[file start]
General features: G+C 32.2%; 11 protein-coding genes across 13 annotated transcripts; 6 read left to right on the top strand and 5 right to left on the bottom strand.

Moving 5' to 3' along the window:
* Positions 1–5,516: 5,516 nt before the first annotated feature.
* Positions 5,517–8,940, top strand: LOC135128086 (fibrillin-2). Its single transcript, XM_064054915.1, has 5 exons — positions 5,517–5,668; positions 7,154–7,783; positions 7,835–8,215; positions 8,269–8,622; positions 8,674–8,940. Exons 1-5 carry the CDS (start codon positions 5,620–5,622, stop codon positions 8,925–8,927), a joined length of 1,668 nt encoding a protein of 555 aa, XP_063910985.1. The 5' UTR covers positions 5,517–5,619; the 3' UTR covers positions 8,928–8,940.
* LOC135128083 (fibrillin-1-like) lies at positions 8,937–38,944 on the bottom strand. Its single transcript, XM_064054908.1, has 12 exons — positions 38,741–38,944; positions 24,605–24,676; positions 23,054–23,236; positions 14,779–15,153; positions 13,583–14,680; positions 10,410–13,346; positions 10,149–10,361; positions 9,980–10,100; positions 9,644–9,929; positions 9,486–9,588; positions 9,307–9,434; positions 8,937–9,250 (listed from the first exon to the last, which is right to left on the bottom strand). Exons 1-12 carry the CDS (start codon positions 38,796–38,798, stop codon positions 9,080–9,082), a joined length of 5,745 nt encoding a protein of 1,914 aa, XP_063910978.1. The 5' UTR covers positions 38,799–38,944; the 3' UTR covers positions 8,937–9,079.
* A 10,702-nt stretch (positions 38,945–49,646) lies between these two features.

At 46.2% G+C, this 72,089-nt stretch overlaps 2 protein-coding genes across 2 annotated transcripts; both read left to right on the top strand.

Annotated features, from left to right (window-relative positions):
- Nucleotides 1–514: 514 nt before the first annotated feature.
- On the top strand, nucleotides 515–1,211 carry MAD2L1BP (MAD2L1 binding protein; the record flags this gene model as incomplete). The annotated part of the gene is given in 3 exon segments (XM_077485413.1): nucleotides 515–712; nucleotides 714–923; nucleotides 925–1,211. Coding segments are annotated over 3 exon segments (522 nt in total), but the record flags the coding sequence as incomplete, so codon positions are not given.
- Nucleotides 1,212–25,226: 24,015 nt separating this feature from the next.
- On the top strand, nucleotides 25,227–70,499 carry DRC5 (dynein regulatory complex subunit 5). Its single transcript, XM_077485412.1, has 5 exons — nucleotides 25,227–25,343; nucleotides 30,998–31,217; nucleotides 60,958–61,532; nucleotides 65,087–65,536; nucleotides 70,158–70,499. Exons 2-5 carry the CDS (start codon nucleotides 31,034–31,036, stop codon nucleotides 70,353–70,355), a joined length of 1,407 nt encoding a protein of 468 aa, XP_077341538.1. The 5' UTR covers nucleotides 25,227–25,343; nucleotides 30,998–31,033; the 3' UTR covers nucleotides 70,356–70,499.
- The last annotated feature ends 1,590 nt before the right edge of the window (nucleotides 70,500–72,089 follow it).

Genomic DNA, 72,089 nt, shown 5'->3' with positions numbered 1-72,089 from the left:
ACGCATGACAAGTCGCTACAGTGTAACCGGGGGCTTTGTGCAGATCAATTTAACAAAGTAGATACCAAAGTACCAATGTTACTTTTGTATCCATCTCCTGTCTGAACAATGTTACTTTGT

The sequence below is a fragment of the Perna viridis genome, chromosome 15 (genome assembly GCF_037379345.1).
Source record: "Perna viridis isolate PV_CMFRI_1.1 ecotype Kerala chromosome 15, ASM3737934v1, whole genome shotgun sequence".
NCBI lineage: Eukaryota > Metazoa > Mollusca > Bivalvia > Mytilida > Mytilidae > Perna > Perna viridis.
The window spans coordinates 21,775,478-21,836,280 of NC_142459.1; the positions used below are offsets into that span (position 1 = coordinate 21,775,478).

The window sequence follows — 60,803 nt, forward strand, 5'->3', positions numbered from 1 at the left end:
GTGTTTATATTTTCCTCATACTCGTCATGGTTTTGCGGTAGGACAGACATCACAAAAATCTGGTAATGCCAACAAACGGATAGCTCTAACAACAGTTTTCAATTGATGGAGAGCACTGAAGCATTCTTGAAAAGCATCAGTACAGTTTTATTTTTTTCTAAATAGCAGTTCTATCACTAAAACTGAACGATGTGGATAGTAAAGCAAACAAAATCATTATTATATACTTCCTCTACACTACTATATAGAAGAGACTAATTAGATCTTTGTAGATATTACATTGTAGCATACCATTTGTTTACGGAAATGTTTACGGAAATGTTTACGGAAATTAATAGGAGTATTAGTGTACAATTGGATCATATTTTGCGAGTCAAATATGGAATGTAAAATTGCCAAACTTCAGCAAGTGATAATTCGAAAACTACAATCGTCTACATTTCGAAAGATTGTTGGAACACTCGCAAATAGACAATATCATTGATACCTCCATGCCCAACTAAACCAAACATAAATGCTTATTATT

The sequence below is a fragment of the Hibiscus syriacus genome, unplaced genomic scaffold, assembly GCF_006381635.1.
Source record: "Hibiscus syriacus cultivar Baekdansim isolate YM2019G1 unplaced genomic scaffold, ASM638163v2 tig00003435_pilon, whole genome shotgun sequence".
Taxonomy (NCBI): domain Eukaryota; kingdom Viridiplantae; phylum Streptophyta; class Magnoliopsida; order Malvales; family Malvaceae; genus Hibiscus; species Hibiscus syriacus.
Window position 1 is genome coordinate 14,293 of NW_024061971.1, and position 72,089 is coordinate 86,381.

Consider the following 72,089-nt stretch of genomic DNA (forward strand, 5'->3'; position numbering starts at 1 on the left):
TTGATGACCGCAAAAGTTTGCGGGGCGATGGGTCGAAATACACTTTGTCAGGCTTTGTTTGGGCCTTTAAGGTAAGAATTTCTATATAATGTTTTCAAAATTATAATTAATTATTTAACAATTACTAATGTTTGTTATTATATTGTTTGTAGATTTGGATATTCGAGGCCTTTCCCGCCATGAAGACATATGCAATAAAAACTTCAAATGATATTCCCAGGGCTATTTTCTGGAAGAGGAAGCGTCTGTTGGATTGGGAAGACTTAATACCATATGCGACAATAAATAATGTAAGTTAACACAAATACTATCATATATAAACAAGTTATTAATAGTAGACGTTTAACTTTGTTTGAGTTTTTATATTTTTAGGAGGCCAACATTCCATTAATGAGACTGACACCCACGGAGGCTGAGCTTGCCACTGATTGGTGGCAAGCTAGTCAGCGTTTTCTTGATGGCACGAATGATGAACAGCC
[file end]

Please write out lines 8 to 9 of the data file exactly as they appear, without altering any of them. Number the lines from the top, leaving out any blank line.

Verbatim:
Annotated features, from left to right (window-relative positions):
- Nucleotides 1–514: 514 nt before the first annotated feature.